Now that the box-office data for 2010 is in, it’s clear that the moviemakers have a lot to thank the world’s 12-24 year-olds and young adults, which make up a large part of the movie going audience. The end of the year and summer are the two most important seasons for movie box office grosses. Long holiday weekends in December and January are the primary time that translates into big box-office sales.
Figures recently released by Box Office Mojo (boxofficemojo.com) reveal that, of the 10 top grossing releases this year, half appealed primarily but not exclusively to young audiences.
1. The No 1 movie worldwide was ‘Toy Story 3’, which earned $1,063,100,000 at the box office. This latest animation from the magicians at the Pixar studio did, of course, also strike a chord with grown-ups, which will have helped it on its way to global domination.
2. At No 2 is Tim Burton’s ‘Alice in Wonderland’, the only other film to make more than $1 billion. It’s a dark, foreboding, and captivating re-telling of the fairy tale classic, and had wider appeal across a wide range of age groups.
3. At No 3 ‘Harry Potter and the Deathly Hallows Part 1’. It was the best in the series so far as well as the darkest and most violent with appeal to a wide range of moviegoers.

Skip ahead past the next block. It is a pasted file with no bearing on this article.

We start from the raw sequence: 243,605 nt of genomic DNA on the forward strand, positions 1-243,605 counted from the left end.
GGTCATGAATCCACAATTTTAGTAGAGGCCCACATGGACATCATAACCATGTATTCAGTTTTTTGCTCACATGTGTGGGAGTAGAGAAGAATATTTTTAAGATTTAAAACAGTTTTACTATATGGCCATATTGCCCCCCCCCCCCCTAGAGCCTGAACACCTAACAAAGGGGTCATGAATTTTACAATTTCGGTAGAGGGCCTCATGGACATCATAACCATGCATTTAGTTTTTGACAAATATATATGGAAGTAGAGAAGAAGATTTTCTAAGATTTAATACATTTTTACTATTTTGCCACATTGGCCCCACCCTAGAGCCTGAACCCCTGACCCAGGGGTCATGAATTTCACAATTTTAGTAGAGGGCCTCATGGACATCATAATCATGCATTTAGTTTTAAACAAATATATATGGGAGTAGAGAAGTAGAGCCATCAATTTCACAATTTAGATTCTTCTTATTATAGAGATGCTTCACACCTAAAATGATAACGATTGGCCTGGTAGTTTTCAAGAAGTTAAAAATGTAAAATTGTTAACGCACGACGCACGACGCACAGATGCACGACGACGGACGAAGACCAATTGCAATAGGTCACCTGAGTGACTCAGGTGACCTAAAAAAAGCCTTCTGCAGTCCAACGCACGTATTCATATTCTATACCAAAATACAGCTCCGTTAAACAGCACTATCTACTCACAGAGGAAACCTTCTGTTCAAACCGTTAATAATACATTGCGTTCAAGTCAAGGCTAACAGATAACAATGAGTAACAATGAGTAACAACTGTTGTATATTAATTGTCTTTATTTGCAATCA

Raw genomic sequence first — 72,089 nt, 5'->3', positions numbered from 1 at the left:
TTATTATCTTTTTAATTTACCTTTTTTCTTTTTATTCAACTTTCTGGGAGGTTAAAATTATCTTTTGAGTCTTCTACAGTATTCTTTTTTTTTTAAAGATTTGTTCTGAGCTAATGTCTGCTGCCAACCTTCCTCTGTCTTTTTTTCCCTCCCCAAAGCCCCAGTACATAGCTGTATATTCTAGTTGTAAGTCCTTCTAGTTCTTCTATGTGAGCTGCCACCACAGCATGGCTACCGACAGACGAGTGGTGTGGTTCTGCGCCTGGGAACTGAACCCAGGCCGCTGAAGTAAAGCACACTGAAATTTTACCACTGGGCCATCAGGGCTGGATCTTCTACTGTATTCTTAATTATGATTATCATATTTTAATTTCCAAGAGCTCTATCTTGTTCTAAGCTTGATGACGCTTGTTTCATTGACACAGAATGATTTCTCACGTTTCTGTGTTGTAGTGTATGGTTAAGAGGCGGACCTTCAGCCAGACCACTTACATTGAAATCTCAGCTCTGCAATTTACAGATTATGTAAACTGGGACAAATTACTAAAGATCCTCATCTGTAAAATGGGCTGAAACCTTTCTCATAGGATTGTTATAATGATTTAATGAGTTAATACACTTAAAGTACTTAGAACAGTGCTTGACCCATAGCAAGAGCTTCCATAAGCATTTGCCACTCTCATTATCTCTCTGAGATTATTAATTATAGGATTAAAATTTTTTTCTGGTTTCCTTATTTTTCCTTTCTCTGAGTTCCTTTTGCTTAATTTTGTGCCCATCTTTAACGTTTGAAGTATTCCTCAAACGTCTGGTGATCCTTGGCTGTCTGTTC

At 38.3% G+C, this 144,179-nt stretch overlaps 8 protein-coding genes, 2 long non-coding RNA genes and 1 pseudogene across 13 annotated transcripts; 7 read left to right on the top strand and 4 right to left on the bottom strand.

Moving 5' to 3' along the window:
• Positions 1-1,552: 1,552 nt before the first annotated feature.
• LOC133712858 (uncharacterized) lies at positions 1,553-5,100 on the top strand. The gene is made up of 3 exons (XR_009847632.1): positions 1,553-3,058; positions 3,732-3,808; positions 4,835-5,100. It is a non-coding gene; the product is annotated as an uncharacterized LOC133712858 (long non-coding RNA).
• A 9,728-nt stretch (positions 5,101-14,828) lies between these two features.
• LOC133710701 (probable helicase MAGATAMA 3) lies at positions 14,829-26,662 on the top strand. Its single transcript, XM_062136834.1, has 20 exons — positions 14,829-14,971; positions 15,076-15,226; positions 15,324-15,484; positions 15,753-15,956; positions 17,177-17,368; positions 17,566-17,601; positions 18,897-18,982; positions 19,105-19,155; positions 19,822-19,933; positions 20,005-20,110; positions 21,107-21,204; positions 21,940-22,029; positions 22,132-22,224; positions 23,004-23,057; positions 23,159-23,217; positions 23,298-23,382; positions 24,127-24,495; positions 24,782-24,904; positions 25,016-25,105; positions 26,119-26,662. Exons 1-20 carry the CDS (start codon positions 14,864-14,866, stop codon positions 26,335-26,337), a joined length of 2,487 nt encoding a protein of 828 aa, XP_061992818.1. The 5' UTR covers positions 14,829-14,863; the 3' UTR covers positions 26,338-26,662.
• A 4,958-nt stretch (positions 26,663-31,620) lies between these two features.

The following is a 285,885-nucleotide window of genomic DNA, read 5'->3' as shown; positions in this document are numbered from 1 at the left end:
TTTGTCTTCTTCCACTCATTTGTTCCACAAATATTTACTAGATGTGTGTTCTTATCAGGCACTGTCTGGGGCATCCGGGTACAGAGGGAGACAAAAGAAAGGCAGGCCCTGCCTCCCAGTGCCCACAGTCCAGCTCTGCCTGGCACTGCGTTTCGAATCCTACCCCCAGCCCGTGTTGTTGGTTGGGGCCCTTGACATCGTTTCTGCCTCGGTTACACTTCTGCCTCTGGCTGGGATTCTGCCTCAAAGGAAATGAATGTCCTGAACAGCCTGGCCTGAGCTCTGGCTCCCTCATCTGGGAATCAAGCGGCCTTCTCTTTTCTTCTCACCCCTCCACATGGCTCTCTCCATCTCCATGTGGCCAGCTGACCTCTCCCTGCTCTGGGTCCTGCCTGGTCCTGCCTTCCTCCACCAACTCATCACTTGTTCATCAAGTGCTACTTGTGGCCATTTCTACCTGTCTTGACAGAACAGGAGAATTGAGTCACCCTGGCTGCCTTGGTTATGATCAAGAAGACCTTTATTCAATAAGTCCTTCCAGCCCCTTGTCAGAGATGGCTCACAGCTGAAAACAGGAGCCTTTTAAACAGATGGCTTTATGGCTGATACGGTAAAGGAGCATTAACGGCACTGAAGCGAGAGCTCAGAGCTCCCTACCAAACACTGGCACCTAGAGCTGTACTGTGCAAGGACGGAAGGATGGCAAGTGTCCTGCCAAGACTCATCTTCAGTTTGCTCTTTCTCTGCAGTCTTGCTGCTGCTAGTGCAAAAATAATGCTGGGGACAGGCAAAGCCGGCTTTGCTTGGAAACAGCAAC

4. ‘Inception’, written and directed by Christopher Nolan who is also responsible for the re-energized Batman movies, captured the imagination of older moviegoers for solid box office grosses.
5. At No 5 is ‘Shrek Forever After’, the fourth and final installment of the franchise.
6. ‘The Twilight Saga: Eclipse’, the latest in the ‘Twilight’ saga, proved its staying power with younger audiences.
7. ‘Iron Man 2’ presented the next chapter of the comic book sci-fi hero’s big screen adventure.
8. ‘Despicable Me’ delightfully entertained both the young and old with a very likable story.
9. ‘How to Train Your Dragon’ successfully mixed the fairy tale genres of old with the technology of the future for a delightful adventure.
10. ‘Clash of the Titans’ brought the stories of the mythical and legendary gods right down to earth for an updated look.
Data shows that adults aged 18 to 24 significantly go to the movies at least once a month, at 34 percent, compared with 20 percent for all adults. They are often more than twice as likely as the population as a whole to have seen specific movies in the past six months, according to Mediamark Research. They also make up the disproportionate shares of the audiences for most films viewed in theaters rather than at home.
People aged 18 to 24 are 13 percent of Mediamark’s sample population with 34 percent of those who go to the movies at least once a month. U.S. moviegoers see about 8 films a year with frequent moviegoers seeing about 12 or more movies per year.
# # #
Movie reviews, celebrity interviews, and feature articles are available at the ‘Screen Scene’ Movie Newsletter, ScreenScene.org